A new exhibition “Together, Healthily: Reimagine the Courtyard Hotel“ opened this week in the Shuangta Yingyuan historic garden. The exhibition planned and curated by Adam Brillhart features work born out of international collaboration in search of new typologies of courtyard hotels for Suzhou.
At the opening event of the exhibition, which featured work of XJTLU’s Design Research Centre and Drury University, the owner of the Shuangta Yingyuan Garden and Chairman of Suzhou Wudu Construction Investment Company, Liang Shi, expressed willingness to cooperate with XJTLU and cooperate on projects on Chinese cultural heritage and traditional architecture.
“Recently, interest in the boutique hotel from local governments has been implemented in planning strategies in the ancient city of Suzhou. The term boutique B&B is the operative concept in the planning,” says Brillhart.
In order to promote the protection and renewal of No.32 neighborhood, and provide ample cultural and touristic resources in the ancient city revival, under the “Gusu 8:30” night economic brand, the Suzhou City and Gusu District State-owned enterprises have integrated resources and begun to cooperate closely turning to designers for ideas of exhibiting Suzhou culture in their proposals for high-end boutique hotels which integrate local culture, accommodation and leisure, tourism and business, while offering a customized lifestyle and cultural experience.
Dr. Yiping Dong was the point of contact for XJTLU’s involvement in the GUSU “Heaven on Earth – Silicon Alley” competition with the Design Research Centre last summer. The design team was led by Dr. Adam Brillhart with Dr. Yiping Dong and Nicola Pagnano in Venice, who worked cooperatively online with XJTLU students Xin Chen, Lv Ruqing, Wu Xinying, and Liu Qiaodan to develop a proposal for a boutique hotel on Fulang Alley.
“The competition brief was a fascinating opportunity to explore the question of an authentic hotel for Suzhou,” says Brillhart. The team members focused their effort on undertaking historical surveys and program analysis. The research on courtyards and traditional residences in the design process led to a heritage and conservation led strategy to preserve the urban morphology and spatial quality of Block 32.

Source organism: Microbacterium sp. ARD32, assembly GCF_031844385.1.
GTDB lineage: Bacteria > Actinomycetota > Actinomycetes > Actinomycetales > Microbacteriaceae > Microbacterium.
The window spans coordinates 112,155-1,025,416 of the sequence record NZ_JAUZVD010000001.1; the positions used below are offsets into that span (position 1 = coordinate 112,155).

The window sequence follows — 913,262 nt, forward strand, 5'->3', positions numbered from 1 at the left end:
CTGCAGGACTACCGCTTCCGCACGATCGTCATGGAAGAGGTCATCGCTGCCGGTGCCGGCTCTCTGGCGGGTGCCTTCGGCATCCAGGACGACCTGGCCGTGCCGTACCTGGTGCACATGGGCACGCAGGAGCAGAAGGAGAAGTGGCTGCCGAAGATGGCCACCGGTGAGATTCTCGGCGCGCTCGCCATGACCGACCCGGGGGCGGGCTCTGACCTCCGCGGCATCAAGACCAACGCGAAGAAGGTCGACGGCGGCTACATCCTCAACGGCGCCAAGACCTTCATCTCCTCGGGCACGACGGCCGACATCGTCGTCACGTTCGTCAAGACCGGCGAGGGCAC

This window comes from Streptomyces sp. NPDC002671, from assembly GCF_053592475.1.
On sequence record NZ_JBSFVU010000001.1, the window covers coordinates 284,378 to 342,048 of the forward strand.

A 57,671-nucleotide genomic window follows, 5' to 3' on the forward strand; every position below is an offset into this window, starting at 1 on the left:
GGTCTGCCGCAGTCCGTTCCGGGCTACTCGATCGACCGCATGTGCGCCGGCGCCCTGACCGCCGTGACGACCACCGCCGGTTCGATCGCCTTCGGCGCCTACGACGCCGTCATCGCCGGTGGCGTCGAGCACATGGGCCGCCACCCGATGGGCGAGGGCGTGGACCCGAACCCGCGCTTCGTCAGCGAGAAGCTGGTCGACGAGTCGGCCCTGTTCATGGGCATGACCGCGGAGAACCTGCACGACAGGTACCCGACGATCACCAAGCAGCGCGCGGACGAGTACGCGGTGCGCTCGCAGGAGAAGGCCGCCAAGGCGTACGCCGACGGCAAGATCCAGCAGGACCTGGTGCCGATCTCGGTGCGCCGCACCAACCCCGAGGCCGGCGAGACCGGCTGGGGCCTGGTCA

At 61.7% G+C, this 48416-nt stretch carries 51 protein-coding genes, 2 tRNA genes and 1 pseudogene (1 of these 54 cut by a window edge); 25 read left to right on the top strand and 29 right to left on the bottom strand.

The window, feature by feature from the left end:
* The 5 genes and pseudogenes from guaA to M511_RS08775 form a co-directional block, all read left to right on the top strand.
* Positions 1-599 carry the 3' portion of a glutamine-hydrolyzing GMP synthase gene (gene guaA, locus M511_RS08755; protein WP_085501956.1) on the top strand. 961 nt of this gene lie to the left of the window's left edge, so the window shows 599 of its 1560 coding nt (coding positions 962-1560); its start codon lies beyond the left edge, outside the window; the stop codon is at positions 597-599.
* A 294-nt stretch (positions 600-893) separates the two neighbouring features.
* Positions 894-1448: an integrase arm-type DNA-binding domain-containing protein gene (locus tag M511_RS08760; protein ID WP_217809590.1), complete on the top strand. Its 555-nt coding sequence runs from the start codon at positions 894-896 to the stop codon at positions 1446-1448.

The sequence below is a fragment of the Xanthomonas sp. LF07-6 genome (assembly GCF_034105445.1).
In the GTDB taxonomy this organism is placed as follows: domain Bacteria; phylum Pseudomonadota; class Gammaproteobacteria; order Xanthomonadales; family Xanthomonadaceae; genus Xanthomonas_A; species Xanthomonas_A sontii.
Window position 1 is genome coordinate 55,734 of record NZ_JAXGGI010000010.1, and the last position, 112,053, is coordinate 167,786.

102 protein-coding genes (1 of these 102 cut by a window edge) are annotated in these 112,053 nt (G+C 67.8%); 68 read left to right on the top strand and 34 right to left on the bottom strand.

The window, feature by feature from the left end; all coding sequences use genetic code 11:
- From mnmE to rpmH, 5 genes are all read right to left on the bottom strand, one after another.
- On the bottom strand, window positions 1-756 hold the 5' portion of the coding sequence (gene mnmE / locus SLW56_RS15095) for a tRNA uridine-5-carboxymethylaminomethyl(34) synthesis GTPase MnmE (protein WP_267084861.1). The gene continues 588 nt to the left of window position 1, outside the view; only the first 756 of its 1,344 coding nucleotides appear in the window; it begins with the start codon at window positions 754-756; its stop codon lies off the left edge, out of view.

“The import of the boutique hotel typology in Suzhou will doubtlessly undergo significant changes, but has a unique opportunity to learn from its invention in 1980s New York… both seem to be a unique invitation for designers to creatively “mask” the small size of cramped dilapidated existing urban spaces by offering fresh aesthetic and social experiences while preserving elements of the old.” Reimagining the boutique hotel typology in light of traditional Suzhou residences and courtyards proved to be a meaningful challenge.
“The flattened version of the typology is challenged to find not only interior solutions but also extend its operations to activate a series of existing and reconfigured courtyards,” says Brillhart. Through collaboration and discussion, the challenge was adapted into a design studio of Professor Huang Yong at Drury University (US) presenting an opportunity for American students to travel in their minds during the pandemic.
According to Dr. Brillhart, the idea for the exhibition started when he was on the final critique reviewing the American students projects. The American students had a fresh outlook on the problem. As Professor Gisela Loehlein commented, “The American students had a more uninhibited approach and could see what we could not from outside. While XJTLU’s proposals had a deeper connection, there are advantages from both sides.” The exhibition was an opportunity for the American students and Chinese students to exchange ideas.
The hotel amenities proposed by the American students such as a distillery, and vegetable market and multi-purpose spaces for literature music and art specifically benefitted the local Suzhou community while providing a unique experience for hotel guests. “It is exciting for students and teachers to consider a hotel which is inclusive and shared while protecting and renewing the neighborhood,” says Brillhart.
Looking forward, XJTLU is planning a joint cooperation effort with Wudu Construction Investment Company. The team will engage with the conservation of the protected Qing Dynasty cultural relic, Shaungta Yingyuan. The work will include programming, renovation, and maintenance of the garden, with the aim of opening the space to a public audience and utilizing the historical environment of the former residence and garden for academic events and various cultural programs.
The exhibition will be open to the public on weekends from January 17-24.
Location: Shuangta Yingyuan - 15 Guan Taiwei （双塔影园： 苏州市姑苏区官太尉15号）
(Story and photos provided by Department of Architecture and Design)